“Working on Marvel projects ends up being incredibly stressful, and this is a widely known issue throughout the VFX industry,” an anonymous VFX worker told CNET in an interview last year.
As the studio’s domination has grown, its visual effects have seemingly gotten worse, and artists have started speaking out. When superhero fans complained about Doctor Strange’s weird third eye or Ant-Man’s soupy Quantum Realm, the workers answered: Marvel is setting them up to fail.
Ant-Man and the Wasp: Quantumania, for example, was “severely understaffed” and faced “an unrealistically short deadline” to hit a President’s Day release date. These kinds of pressures are typical for Marvel. Other complaints against the studio include “pixel-fucking” (nit-picking every pixel, whether the audience will notice it or not) and eleventh-hour revisions.
“We’ve literally made up entire third acts of a film, a month before release, because the director didn’t know what they wanted,” another anonymous source for CNET said.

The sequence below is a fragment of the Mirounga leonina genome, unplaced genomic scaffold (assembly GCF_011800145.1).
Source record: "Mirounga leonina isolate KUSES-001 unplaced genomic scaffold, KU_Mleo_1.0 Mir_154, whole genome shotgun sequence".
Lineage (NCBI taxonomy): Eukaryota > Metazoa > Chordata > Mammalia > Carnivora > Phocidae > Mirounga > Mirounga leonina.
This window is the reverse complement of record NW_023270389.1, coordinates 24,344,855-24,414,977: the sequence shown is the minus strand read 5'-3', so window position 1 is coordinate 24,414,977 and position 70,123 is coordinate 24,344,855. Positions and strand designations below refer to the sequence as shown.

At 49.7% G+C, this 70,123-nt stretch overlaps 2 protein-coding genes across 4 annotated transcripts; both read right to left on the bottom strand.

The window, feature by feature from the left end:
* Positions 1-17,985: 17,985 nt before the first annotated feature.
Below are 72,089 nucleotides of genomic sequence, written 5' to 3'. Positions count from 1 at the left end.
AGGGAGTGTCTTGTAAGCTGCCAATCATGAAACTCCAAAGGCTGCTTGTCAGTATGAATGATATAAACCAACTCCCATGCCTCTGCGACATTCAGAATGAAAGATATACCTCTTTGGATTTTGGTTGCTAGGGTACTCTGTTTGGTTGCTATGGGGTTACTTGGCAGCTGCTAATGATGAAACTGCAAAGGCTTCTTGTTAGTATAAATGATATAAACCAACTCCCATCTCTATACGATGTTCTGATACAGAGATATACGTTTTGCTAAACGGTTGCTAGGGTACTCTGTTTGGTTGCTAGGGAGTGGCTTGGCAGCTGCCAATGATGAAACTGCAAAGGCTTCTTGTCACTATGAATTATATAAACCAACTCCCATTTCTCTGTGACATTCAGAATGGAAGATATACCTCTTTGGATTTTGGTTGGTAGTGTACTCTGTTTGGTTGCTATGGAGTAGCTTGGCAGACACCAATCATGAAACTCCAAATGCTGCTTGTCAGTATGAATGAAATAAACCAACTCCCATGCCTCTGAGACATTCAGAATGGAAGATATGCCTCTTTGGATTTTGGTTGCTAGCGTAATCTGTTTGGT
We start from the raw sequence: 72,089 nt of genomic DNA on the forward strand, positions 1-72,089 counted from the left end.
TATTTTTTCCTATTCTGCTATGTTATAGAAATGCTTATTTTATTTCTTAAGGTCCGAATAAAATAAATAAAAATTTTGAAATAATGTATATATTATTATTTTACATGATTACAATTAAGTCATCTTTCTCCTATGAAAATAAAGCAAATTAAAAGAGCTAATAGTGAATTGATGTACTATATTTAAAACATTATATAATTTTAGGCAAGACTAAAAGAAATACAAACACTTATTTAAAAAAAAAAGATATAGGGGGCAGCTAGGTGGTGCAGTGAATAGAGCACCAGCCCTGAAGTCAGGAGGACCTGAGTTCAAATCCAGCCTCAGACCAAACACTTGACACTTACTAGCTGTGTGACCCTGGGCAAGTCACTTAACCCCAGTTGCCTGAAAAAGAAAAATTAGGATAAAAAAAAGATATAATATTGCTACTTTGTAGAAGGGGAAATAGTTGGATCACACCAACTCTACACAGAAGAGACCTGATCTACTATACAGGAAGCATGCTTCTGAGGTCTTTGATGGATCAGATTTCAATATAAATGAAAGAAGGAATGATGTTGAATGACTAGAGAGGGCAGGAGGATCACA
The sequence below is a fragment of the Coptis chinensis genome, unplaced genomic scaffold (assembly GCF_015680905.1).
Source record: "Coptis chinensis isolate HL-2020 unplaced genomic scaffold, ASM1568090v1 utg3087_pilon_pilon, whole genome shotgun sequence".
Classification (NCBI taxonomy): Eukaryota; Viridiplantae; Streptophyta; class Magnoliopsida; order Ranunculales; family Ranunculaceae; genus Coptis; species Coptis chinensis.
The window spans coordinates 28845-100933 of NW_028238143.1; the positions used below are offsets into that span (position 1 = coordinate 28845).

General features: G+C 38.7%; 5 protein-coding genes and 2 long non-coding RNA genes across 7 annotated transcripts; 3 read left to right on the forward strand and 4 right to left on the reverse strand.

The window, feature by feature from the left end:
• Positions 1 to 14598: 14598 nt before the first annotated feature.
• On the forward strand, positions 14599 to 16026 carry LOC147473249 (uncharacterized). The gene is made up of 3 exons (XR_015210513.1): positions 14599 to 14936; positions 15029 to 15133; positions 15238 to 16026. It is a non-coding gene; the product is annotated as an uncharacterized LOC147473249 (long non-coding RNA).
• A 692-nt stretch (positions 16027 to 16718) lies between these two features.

In a Reddit thread that blew-up last year, titled “I am quite frankly sick and tired of working on Marvel shows,” one user stated, “Marvel has probably the worst methodology of production and VFX management out there… They can never fix the look for the show before more than half the allocated time for the show is over. The artists working on Marvel shows are definitely not paid equivalent to the amount of work they put in.”
It might seem counterintuitive that a movie studio that relies so heavily on VFX can be so bad at it, but it’s precisely their domination of the industry that allows Marvel the freedom to be sloppy.